Sally Feldman relishes an Italian parable
This remarkable evocation of childhood is set in an Italian hamlet during the hottest summer on record the suffocating heat a perfect backdrop to the claustrophobic tension of the story. "The heat got into the stones, crumbled the earth, scorched the plants and killed the livestock, made the houses sweltering.When you picked the tomatoes in the vegetable garden they had no juice and the zucchini were small and hard. The sun took away your breath, your strength, your desire to play, everything."
This is hillbilly land, a close-knit community with its fair share of grotesques and idiots, villains and careworn mothers. The story centres round a nine-year-old boy, Michele Amitrano, who stumbles upon a terrifying secret while playing with his gang of friends. He finds a half-dead boy kept prisoner in a hole in the ground. The discovery is the beginning of an epiphany. The story unfolds as a parable without any comforting redemption.
Michele is painfully awakened to adulthood as he comes to realise the fallibility of the grown-ups around him. The games, rituals, teasings, adventures and small cruelties of the children are mirrored by the squabbles and brutalities of the adults. As Michele begins to defy his own helplessness by visiting the kidnapped child, he is forced to face some bleak truths about the kidnappers and ultimately about the complicity of his own parents.
The extraordinary strength of this narrative lies in its simplicity. This is a physical and moral world seen through the eyes of a child, where the terror of discovering a crime is on a par with the terror of being late for dinner; where a shiny new bicycle seems fair compensation for hiding the truth; where the gift of a battered Subbuteo team makes up for the pain of confronting evil.
And because he is a child, the narrator never reflects on his own condition, merely describes it. He reports the threats from his father, the fury of his mother, but never his reaction to them. We are forced, like Michele, to try to ignore what is becoming obvious because, like him, we so want to believe that everything is going to be all right.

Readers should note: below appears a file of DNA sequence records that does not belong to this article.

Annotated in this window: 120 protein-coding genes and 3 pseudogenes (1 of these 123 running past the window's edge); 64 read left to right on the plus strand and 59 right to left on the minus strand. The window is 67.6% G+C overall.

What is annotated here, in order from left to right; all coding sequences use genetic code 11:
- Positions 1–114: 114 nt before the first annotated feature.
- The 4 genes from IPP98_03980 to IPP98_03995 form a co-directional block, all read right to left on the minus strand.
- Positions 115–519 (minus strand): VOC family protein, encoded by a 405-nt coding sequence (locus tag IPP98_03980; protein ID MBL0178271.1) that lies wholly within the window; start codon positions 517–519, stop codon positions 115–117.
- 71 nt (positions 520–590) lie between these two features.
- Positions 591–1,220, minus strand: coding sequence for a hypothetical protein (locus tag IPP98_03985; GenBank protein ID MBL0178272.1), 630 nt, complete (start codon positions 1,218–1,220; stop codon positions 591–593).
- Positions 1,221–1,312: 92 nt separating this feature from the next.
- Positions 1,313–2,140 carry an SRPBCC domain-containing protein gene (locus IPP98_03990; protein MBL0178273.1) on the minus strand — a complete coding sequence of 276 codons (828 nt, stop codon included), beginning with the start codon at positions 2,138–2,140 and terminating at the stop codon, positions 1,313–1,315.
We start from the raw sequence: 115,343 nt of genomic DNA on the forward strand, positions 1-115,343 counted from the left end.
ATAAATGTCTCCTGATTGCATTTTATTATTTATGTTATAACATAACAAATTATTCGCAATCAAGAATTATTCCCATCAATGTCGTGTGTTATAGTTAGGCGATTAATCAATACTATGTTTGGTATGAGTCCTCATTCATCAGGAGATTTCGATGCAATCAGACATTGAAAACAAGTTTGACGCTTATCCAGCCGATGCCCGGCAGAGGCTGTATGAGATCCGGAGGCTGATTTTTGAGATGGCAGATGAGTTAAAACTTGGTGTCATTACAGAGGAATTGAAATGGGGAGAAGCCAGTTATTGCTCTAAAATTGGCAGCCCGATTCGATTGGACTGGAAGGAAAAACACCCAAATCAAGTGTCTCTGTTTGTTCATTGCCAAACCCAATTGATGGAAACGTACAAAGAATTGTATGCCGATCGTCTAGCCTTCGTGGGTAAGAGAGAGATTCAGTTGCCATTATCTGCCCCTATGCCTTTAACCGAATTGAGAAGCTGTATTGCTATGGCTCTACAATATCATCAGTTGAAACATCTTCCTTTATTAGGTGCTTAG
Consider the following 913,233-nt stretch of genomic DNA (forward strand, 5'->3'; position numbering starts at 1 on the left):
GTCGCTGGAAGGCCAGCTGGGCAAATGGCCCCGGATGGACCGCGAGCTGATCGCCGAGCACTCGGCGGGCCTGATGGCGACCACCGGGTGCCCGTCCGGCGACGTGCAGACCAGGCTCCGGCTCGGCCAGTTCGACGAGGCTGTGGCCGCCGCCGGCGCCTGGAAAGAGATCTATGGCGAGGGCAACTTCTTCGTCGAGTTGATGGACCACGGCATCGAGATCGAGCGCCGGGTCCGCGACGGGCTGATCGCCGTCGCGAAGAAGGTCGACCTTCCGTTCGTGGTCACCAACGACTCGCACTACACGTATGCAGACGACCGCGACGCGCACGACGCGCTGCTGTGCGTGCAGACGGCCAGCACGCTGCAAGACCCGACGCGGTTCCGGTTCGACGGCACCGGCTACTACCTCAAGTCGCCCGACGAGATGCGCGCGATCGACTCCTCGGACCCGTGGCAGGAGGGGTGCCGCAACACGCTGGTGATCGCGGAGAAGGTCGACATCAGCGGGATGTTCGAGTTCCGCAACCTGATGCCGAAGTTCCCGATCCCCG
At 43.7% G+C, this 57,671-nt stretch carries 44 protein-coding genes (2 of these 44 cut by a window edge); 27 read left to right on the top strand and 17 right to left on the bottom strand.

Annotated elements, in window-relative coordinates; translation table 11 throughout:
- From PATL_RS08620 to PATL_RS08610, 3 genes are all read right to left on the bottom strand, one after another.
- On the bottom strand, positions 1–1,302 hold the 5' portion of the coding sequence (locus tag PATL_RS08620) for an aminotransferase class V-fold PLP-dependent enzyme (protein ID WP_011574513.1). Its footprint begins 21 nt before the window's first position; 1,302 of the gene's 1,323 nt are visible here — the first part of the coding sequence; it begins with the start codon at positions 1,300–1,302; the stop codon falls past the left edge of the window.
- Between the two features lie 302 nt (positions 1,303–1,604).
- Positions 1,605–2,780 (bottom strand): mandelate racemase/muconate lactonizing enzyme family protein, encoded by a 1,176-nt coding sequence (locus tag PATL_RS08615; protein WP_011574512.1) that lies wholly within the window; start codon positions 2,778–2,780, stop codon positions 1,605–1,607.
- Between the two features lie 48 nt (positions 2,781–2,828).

"D'you reckon Lazarus knew he'd been dead when he came back to life?" the troubled boy asks a friend who, as children do, ponders the question without even noticing its strangeness. These are children brought up close to violence not surprised, not sceptical but fascinated by stories of dog-eating pigs, or men who will feed you to their pet crocodiles.
Even when Michele finally confides his secret to a friend, his relief is presented in the only terms he knows, those of childhood. "It was a wonderful feeling.
Like the time I had eaten a jarful of peaches in syrup. Afterwards I had been ill, I felt as if I was bursting, I had an earthquake in my stomach and I had even got a temperature and mamma had first boxed my ears then put my head down the toilet and stuck two fingers in my throat. And I had brought up an enormous amount of yellow acid gunk. And had started living again."
The taut, gripping story takes Michele from innocence through action to self-discovery. There is a terrible betrayal his friend gives him away for the sake of a driving lesson. And finally the son suffers and is sacrificed not for the sake of his father but at his hands. The Biblical imagery is all the more powerful for being twisted. The boy's journey is not towards any realisation of faith, but to the knowledge that there is no final authority and the only moral values are human ones.
I'm not scared is available from Amazon (UK).